The concentrations of cadmium (Cd), lead (Pb), copper (Cu), zinc (Zn), chromium (Cr), aluminium (Al), and iron (Fe) in the carapace meat of female and male blue swimming crabs (Portunus segnis) from the northeastern Mediterranean Sea in the Gulf of Mersin, Turkey, are investigated in the current study. The order of average heavy metal concentrations in carapace meat samples in both male and female species was Zn>Fe >Cu>Al>Mn>Cr>Pb. From the obtained results, the levels of some metals such as Cu, Zn, and Fe were higher than the acceptable values for human consumption designated by various health organizations. The comparison of our results with previous studies showed that blue swimming crab (Portunus segnis) have been contaminated with heavy metals. The occurrence of high levels of Cu, Zn, and Fe in the aquatic environment is thought to be a result of industrial and maritime traffic activities in Mersin Bay. It may be suggested that continuous care must be taken-especially according to the season-to biomonitor the heavy metal levels if they always exceed the maximum permitted concentrations for human consumption.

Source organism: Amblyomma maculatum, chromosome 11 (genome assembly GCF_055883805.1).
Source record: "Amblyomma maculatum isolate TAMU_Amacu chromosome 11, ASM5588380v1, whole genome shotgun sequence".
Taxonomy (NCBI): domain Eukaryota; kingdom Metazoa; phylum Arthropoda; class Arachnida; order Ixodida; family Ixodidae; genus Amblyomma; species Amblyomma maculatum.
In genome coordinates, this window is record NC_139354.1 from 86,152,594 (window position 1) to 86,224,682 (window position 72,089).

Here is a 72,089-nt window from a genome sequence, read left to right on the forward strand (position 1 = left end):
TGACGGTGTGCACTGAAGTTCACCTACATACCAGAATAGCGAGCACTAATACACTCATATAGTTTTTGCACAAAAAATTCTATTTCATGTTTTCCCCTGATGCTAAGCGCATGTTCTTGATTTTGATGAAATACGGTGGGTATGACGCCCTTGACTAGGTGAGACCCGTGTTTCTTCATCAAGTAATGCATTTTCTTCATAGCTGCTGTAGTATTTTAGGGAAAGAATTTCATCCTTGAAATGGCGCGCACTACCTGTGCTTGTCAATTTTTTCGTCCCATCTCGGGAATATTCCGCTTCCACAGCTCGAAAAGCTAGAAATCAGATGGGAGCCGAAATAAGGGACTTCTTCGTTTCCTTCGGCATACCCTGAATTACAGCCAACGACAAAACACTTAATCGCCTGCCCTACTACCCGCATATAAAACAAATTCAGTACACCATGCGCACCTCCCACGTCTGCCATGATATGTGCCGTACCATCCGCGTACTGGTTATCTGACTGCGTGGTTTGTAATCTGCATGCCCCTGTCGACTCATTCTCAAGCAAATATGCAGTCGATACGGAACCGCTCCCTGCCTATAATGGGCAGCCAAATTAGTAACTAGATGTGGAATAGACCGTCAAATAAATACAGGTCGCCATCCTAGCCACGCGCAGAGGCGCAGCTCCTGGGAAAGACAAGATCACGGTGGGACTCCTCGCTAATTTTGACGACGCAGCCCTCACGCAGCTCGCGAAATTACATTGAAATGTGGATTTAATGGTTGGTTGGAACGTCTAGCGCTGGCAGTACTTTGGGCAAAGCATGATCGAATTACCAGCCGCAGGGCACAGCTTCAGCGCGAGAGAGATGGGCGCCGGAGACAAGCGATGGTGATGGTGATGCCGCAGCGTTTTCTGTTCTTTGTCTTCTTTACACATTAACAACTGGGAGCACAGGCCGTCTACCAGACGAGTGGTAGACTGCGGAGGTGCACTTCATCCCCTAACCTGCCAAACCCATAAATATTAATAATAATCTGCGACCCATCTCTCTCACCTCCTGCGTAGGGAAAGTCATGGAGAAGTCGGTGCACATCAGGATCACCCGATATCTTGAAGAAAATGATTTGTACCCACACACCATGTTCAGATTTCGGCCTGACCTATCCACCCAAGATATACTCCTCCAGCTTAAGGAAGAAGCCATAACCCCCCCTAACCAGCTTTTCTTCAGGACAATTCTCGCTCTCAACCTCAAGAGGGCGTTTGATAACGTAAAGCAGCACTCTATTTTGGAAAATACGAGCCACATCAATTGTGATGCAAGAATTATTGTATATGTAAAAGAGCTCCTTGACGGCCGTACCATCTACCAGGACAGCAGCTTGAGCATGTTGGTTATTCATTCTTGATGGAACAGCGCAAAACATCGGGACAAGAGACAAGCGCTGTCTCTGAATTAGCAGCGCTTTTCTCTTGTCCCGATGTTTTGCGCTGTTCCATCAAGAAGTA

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This book covers key areas of environment and earth science. The contributions by the authors include electron radiation belt, secular geomagnetic variation, mid-latitude aurora, tree line shift, climate change, regeneration modes, coefficient of linear extensibility, potential of linear extensibility, geometric factor, isotropy, lithospheric plates, plate tectonics, carbon cycle, biodiversity, extinction, photosynthesis, photorespiration, ecological compensation point, aerobic and anaerobic conditions, orogenic period, geo synclynal period, heavy metals, blue swimming crab, shrimp biodiversity, autoclaving, sprouting, thermal energy, earth’s expansion, mantle, pseudo-fluid geosphere, inner core, reverse gravity, remote sensing, floodplain, deposited sediment, bioremediation, contaminated soils, bacterial species, petroleum products, exhaust emissions, health hazards, LHR engine, fuel performance, exhaust emissions. This book contains various materials suitable for students, researchers and academicians in the field of environment and earth sciences